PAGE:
Cole knows there is no “spiritual perfection.” Among other human foibles, she sneaks out of the house and then sneaks back in after curfew smelling of cigarettes, pot, and beer. With Meghan she “can see that glow again as she slips her face to mine. I cannot stop shaking. I cannot breathe.” But Cole does not identify with any of the archaic terms of sexual orientation and preferences (bi, lesbian, butch, femme), and her experiences are presented as delightfully physical and hormone-driven. Cole develops an erotically-charged intellectual/creative relationship with a male skater named Bangs, but falls in love with the aforementioned Meghan.
Embraced by the Peters family, Meghan “is our cadet, my family sponsors her—she refers to us as her patrons—which just means we invite her for meals and outings, and take her shopping, and watch her play intramural rugby.” Meghan is the most unstable character in the novel. She is often tense and anxious, and so deeply conflicted and confused by her feelings and fears of being outed that she confuses and intimidates Cole. “I’m chattering too fast from nervousness,” Cole tells us, “because Meghan isn’t talking at all. The girl… said she. Maybe she had one of those plastic dicks. Meghan’s mad… and I’m taking extra steps to keep pace.” Cole is also wary about telling Meghan she is hungry. “I never think to bring snacks,” she berates herself, “or money.” As Cole processes more of what she witnessed in the dorm, she muses: “Oreo-girl insinuated Heather Longhair is a lesbian, pretty much called her a lesbian.” Meghan has told Cole that Oreo-girl “could ruin Heather’s career,” and Cole would like some clarification on how that would work: “If Meghan weren’t one notch below postal,” she tells us, “I’d ask her.”
Ultimately, Meghan’s character disappoints. She is flat and pedestrian—at times we get a whiff of predatory. She is caught in the self-loathing homophobia of Don’t Ask Don’t Tell and behaves irresponsibly and erratically, signaling to readers that Meghan the lesbian is unstable and dangerous, while Cole’s heterosexual partners and friends are healthy and trustworthy. Cole and Meghan become a backstory, slowing down the narrative and disrupting the energy and momentum of the other far more interesting and engaging characters, and reflect a relationship that is rooted in sexual gratification, not friendship and trust. Juxtaposed to Cole’s friends and Doggy Life mates, Meghan is off-stage—at times absent or leaving before the show is over. “Bangs shrugs…. Oh Cole, Meghan had to bail. She had a migraine. I said I’d make sure you got home safe.” But as the novel draws to a close, Cole takes a stand and makes a statement:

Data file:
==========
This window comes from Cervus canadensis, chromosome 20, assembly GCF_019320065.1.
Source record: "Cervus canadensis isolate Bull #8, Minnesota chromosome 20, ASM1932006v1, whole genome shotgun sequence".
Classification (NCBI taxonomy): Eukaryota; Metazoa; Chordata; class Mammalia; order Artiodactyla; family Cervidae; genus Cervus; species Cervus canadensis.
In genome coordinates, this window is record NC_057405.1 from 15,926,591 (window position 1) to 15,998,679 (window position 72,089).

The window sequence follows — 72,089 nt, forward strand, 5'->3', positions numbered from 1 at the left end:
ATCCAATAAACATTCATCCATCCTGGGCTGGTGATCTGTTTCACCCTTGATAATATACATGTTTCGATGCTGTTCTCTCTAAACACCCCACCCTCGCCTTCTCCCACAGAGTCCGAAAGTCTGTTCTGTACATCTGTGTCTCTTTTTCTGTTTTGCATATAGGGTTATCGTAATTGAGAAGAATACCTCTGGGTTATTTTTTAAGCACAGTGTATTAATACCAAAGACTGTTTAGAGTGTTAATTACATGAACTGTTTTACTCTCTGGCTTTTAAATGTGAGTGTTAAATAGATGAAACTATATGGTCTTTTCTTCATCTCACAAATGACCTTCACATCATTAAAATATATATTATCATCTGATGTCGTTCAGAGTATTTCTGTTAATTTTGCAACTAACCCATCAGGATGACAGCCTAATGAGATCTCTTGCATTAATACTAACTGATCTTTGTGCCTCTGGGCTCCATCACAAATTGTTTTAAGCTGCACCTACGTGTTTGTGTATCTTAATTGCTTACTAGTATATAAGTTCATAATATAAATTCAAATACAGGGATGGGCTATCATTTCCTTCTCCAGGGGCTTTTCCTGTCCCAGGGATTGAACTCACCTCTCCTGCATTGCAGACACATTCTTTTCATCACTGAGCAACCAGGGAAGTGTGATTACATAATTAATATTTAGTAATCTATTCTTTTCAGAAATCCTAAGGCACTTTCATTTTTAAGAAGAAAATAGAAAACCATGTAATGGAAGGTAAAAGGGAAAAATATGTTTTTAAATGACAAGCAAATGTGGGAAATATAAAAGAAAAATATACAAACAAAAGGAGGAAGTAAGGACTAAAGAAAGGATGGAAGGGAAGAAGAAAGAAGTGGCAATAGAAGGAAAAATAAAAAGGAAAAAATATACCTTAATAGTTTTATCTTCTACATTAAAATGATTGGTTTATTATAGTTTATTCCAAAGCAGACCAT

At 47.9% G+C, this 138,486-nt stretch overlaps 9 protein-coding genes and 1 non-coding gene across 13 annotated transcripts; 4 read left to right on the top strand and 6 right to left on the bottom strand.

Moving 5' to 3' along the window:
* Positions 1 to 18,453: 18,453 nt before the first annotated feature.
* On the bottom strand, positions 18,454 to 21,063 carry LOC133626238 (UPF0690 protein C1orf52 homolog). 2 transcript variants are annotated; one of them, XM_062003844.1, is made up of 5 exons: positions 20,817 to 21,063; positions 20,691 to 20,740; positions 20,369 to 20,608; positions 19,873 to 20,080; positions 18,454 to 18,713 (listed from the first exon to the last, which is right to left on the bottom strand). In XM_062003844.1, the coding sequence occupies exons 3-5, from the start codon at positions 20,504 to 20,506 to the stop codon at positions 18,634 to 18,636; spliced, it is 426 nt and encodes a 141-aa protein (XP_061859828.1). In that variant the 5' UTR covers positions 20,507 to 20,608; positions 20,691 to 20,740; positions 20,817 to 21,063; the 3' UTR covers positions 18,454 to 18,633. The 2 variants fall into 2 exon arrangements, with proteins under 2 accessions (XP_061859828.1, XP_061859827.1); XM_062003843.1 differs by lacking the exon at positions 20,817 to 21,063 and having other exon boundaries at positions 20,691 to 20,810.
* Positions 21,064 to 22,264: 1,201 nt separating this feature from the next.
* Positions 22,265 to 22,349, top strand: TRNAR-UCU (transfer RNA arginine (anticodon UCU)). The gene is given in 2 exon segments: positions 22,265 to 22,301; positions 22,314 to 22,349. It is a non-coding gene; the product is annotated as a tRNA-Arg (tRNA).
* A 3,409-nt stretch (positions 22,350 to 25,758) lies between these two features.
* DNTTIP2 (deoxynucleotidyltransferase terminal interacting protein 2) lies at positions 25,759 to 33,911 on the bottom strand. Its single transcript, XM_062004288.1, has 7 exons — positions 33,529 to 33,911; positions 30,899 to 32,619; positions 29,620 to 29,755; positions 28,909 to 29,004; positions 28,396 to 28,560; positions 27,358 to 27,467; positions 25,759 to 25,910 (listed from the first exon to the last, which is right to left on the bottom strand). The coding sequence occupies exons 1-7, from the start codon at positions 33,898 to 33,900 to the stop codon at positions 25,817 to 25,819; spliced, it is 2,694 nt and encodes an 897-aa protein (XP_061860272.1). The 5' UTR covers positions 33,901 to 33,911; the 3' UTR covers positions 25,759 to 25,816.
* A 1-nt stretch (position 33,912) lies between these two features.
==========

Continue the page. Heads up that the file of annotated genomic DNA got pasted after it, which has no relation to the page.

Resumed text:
This time, yes. And last time you were sorry, and next time you’ll be sorry, but Jesus, how about if you just stop?… You chose this didn’t you? You make all the rules. You draw every line. I’m just a kid, right? And so you can kiss me, but that’s as far as it’ll go. Unless you fuck me, but just the once. OK, twice, but then you can vanish and treat me like shit and atone for all of it, right? As long as you’re sorry, that’s all that matters. Never mind how many times it happens, or how much you want it.
Throughout Giraffe People, Malone’s dialogues are strong and natural—one of the best aspects of Malone’s prose. Her characters are articulate, witty, and accomplished—albeit a bit too incomparable— and with grace and integrity navigate the secure predictability and routines of military life and the allure and adventure of their futures.